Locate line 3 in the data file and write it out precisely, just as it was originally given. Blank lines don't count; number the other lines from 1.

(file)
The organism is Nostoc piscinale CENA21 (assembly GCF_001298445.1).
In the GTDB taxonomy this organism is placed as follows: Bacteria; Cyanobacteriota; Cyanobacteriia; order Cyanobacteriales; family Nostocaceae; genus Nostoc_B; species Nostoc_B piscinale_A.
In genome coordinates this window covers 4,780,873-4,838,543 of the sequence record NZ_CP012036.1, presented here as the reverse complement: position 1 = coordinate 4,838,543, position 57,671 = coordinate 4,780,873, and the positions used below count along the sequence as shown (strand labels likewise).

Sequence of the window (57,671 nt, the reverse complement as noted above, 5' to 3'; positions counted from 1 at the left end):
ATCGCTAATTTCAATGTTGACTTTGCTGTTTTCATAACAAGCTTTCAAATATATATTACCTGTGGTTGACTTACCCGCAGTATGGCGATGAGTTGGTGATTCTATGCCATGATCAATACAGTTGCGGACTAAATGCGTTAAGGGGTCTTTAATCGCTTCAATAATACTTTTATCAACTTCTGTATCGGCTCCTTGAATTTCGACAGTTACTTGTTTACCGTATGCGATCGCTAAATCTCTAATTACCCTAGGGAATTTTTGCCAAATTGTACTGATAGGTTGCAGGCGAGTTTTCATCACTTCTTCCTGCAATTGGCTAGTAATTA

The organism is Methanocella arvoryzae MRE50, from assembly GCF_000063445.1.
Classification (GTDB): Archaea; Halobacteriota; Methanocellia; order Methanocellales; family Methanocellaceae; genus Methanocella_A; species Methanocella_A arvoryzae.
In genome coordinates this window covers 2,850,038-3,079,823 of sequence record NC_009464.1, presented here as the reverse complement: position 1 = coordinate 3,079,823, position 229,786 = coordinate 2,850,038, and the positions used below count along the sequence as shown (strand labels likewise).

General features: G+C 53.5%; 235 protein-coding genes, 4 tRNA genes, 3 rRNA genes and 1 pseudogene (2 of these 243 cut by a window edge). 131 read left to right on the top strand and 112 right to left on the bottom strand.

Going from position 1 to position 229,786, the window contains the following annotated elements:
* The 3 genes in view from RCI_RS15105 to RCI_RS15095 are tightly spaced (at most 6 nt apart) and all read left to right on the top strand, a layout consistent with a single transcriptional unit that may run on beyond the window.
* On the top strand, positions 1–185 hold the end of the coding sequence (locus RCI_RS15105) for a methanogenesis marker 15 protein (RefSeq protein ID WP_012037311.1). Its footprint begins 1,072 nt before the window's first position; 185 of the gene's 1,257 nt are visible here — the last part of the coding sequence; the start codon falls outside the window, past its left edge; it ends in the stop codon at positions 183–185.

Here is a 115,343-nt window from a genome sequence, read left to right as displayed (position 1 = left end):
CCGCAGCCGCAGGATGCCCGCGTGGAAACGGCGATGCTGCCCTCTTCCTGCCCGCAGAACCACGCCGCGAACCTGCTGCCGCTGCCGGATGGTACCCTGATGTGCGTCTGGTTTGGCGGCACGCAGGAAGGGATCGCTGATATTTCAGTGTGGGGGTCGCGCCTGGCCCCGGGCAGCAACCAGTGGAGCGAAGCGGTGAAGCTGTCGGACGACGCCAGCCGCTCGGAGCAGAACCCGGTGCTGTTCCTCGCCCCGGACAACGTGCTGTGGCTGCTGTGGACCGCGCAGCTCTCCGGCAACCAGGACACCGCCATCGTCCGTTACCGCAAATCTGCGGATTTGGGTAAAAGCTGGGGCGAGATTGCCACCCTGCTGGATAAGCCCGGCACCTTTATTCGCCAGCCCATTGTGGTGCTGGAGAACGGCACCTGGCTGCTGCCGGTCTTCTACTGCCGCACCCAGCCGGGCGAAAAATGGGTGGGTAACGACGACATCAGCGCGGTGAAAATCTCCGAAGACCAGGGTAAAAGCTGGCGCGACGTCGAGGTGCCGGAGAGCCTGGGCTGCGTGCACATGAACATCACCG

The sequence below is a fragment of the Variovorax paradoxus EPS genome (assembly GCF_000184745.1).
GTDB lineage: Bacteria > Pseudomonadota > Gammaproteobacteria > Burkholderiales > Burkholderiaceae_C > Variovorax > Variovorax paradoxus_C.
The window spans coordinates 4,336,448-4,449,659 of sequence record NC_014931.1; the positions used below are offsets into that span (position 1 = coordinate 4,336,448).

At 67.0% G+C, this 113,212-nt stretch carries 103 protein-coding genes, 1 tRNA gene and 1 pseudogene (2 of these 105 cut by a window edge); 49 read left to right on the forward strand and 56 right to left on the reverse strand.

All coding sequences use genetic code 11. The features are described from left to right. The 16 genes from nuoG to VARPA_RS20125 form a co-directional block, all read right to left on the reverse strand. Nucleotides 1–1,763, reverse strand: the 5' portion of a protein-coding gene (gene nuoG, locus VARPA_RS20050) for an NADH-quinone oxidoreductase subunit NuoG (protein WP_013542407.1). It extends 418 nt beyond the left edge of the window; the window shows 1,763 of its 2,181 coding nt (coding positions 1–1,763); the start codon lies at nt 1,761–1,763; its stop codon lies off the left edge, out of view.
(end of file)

In genome coordinates this window covers 4,780,873-4,838,543 of the sequence record NZ_CP012036.1, presented here as the reverse complement: position 1 = coordinate 4,838,543, position 57,671 = coordinate 4,780,873, and the positions used below count along the sequence as shown (strand labels likewise).